Tools and Supplies
When I refer to carpet installers as "him" or
"his" please note that it is not a gender thing and I mean no
disrespect towards women. I'm just a bit lazy and it saves me time
by not having to write "his or her" to be politically correct.
So you want to be a carpet installer? Or perhaps you just want to install your own carpet to
save some money. This condensed version of How to Install Carpet, might work for you, or it might not. The question is, are you
mechanically inclined and do you have the ability to do just about anything
if you receive the proper instructions? Let's Find Out.
Some would say it is not a good idea for consumers to try to
install their own carpet. Personally, I know a lot of very talented people who
have the ability to learn on the go and can do whatever it takes to get the job
done. So in my opinion, if you want to be a carpet installer for a day, a week
or for the rest of your life I say it's worth giving it a shot.
Some call them carpet layers, some call them carpet fitters. Either way, installing carpet is
hard work and requires mastering many skills in order to do it right. I
installed carpet for about 30 years and even though I was trained by master
mechanics who were at the top of their game, I have found that there are many
different methods to get the job done. So if you don't like the way I tell you
how to do it, do it the way you think it should be done to make it easier,
smarter, faster or better.
It seems that every carpet installer has his own unique style
of carpet installation. Every carpet installer has his own special tricks of the
trade that make him special and unique. I want you to understand this because no
matter how I tell you to install carpet there will be plenty of installers
telling you that my methods are wrong or that their carpet installation methods
are better for some reason. There is a lot of ego in the hearts of many carpet installers and
unwarranted strife between camps. I'm sure I'll get some nasty emails for
writing my version of how to lay carpet, but for now lets just get to the meat of the
matter and let the crumbs fall where they will. You want to know how to install carpet and
I'm going to do my best to tell you what you need to learn in order to do the
The necessary tools of the carpet layer's trade.
I'm going to give you a rundown of the common carpet laying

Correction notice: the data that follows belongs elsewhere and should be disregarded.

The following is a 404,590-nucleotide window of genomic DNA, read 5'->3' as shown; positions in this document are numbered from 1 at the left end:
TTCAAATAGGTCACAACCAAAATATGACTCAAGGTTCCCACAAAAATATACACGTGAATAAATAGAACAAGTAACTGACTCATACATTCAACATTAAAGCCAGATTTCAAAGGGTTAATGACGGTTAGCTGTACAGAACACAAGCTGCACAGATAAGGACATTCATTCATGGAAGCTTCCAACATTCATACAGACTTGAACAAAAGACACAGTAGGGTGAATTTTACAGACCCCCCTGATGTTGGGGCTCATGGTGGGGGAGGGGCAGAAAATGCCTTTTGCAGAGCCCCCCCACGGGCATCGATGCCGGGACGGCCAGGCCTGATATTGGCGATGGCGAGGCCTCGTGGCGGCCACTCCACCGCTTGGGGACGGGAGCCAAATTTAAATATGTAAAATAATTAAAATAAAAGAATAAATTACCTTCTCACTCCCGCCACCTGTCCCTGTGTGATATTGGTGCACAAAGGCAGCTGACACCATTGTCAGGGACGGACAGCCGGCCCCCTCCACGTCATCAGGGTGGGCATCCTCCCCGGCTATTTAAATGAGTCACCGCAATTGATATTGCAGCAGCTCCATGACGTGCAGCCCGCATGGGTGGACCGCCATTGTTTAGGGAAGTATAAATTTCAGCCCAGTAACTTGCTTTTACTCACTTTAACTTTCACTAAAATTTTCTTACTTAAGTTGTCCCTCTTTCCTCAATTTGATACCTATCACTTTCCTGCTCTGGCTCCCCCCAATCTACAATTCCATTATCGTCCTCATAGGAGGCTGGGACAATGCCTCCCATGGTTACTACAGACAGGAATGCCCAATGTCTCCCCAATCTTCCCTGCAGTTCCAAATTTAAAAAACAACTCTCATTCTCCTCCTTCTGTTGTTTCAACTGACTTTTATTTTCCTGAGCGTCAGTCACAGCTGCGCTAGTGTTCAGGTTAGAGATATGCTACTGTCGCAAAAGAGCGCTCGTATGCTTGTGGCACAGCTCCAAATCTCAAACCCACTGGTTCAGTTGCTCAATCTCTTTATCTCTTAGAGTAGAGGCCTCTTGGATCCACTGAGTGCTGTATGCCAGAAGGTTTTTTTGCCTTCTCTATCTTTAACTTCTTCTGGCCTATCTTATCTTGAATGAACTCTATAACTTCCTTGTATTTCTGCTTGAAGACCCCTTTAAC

tools. There are several key tools that every installer needs and a whole bunch
of accessory tools that you can use if you want or need to. It seems that many old
carpet layers sit around at night designing new tools for the trade. Some new
tool designs are very useful but the vast majority of new and improved carpet
tools I've seen through the years have been a waste of time and money.
I'm going to focus on the tools that are most common and let
you sort out the long list of optional accessory tools on your own.
Must have carpet tools
- Knee kicker - The knee is used to position carpet and
install carpet, and to stretch carpet in certain areas where a power
stretcher cannot reach.
- Power stretcher - uses leverage to stretch carpet tightly
over tack-less strips.
- Straight-edge - used to make straight cuts, especially for
preparing two carpet edges to be seamed together
- Carpenter's square - for making accurate 90 degree
- Wall trimmer - trims carpet flush with the wall
- Carpet knife or utility knife - handheld tool used to cut
- Stair tool - used with a hammer or rubber mallet to install
carpet on stairs
- Seaming iron- there are three types of seaming iron
available. The standard 4" and 6" hot melt types, and the newer
and more expensive microwave
type that requires special and more expensive seaming tape.
- Tractor - carpet seaming tool used to set carpet into hot
melt glue during the seaming process.
- Nap scissors - used to trim and beautify seams and
upholstery work and loose carpet strings or fibers
- The electric tacker - shoots a slender staple to affix
carpet on stairs or other upholstery work
- Hand roller - used for glue down carpet.
- 100# carpet roller - stand-up tool used for glue down
- Tackstrip cutters
- Tool pouch - typically holds your carpet knife,
pliers, screwdriver or small spatula